At night, the piers were overrun with drug dealers, hustlers, johns, and vicious, strung-out Puerto Rican drag queens who’d rob their tricks blind at knifepoint.  There were tractor trailers parked at the loading docks and the inky shadows surrounding them seethed  with anonymous night crawlers cruising for rough trade and older businessmen taking a Walk On The Wild Side, trying to buy some hot young ass, stepping over puddles of piss , slipping on spilled semen.
But in the mid-afternoon solitude, in the wintry sunlight or late summer golden pink  haze, looking across the  choppy, silvery river to the Jersey Palisades, the piers were beautiful and not dangerous, except maybe structurally.  Every so often you’d hear about one caving in. On the Jersey shore, there were ancient-looking factories blackened with the soot of their own belching smokestacks. Topped with grimy neon signs that appeared unchanged since the ‘50s, if not before then.


  Me and Kevin used to laugh about that one, wondering how many other pier-cruisers ever caught on to it.  There was always a faintly brackish smell of seawater mingled with the stench of the trash barges, the diesel fuel of the sightseeing Circle Line crafts, tugboats, and the Staten Island Ferry.  Seagulls wheeled overhead and pigeons cooed on the wooden pilings.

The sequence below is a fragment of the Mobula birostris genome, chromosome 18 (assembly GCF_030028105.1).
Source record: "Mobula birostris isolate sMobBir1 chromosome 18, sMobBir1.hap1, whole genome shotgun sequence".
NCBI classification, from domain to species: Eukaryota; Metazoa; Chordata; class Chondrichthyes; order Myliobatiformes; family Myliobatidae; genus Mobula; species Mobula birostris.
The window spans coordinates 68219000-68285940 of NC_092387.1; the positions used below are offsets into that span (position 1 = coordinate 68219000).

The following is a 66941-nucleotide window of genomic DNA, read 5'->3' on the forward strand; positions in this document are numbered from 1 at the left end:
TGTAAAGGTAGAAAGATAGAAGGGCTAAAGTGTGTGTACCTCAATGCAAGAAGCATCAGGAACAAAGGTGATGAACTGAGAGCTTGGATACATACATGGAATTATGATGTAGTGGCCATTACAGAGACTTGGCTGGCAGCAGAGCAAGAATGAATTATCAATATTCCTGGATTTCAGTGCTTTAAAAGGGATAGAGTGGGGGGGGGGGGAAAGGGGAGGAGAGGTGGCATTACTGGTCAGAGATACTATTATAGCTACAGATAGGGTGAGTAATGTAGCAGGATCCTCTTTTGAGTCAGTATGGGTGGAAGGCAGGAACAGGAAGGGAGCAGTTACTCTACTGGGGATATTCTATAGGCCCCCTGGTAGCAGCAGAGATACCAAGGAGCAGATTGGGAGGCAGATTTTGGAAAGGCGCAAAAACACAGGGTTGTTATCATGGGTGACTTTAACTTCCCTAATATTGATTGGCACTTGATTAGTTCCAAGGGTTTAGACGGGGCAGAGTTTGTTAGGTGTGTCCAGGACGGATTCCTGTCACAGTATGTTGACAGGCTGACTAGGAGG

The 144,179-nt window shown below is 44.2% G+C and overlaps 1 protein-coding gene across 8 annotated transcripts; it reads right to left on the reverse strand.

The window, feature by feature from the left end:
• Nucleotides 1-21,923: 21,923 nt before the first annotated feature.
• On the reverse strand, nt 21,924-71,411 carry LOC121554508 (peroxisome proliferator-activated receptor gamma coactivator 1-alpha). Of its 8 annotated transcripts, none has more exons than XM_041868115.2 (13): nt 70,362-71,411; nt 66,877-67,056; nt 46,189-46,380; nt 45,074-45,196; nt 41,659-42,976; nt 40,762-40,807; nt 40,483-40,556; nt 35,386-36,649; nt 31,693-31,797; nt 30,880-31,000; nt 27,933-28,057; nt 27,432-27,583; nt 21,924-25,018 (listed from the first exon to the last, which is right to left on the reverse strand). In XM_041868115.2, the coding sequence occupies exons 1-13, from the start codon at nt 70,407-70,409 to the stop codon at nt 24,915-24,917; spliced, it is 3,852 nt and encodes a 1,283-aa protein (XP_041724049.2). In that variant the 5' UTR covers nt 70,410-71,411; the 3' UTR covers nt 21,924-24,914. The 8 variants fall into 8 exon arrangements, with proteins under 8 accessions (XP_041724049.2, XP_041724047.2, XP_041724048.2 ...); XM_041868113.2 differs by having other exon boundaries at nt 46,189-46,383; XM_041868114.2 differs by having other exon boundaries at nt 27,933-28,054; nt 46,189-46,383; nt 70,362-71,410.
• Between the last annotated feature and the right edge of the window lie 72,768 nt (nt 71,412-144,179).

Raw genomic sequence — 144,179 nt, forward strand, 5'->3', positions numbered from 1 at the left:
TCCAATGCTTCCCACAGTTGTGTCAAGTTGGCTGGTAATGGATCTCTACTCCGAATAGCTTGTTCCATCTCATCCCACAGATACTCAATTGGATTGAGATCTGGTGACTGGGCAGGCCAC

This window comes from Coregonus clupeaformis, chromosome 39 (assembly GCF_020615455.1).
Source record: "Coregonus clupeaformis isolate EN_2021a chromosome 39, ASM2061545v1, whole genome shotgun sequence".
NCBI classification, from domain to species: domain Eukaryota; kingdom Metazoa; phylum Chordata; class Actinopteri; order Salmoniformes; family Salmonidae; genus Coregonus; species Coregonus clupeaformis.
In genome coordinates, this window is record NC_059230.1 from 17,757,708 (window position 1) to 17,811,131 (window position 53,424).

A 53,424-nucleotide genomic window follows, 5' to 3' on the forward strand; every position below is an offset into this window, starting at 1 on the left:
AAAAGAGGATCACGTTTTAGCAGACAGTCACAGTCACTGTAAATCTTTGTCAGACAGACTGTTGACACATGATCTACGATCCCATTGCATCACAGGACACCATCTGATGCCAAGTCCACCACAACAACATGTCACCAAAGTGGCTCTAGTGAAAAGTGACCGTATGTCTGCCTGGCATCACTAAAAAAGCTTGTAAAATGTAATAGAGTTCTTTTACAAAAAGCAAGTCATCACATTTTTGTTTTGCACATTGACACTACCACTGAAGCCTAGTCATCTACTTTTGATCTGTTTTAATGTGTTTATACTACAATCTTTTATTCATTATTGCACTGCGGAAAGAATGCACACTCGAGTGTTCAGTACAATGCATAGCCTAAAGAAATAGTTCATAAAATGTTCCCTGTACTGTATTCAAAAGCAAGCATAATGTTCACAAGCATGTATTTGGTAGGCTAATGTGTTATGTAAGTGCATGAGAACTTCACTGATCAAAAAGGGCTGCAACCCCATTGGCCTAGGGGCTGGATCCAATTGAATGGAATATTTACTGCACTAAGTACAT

Depending on which pier you were on, you could clearly see the Statue of Liberty or maybe even the George Washington Bridge.  Once in a while, you’d be joined by a quiet derelict  looking for a place to crash or someone who wanted to smoke a joint in peace.  The piers were a good place to meetyou could get mugged or killed at night, but during the daytime people respected each other’s privacy.  Kevin and I would talk for hours about everything.  We’d meet there almost every day.

Kevin has been dead for many years, but I  still treasure those times.  In hindsight, I think we helped each other grow up out there on the river, two lost souls barely out of our teens, trying to make sense  of the insane world we were living in. We’d smoke a joint, and water would slap against the support beams; you could always see it moving as you stared down through the cracks of the weathered boards and asphalt-covered planks.  It was calming to face the Palisades and watch the afternoon slowly turn to lavender twilight, and to know you could be with someone, sharing the moment without words.  Sometimes it would seem as thought it was very early in the century; it was easy to imagine foreign steamers chugging into the harbor, bringing thousands of immigrants to Ellis Island…until the shrill horns of the rush-hour taxis or the rumble of the West Side Highway above and behind you cut into the illusion.

All the  crazed hubbub  of the city would almost, but not quite, muffle the moaning that was beginning to come from inside the long-unused warehouses, the early-bird rentboys gathering in the shadows, turning their first tricks as darkness fell. 

Kevin Kiely & me, 1978   Photo: Theresa Kereakes


NOVEMBER 5th, 12th, 19th, 2014,  LOS ANGELES:
 Wednesday evenings 7:45-10:00 PM
1954 ½ Rodney Drive LA CA 90027
  Space is limited!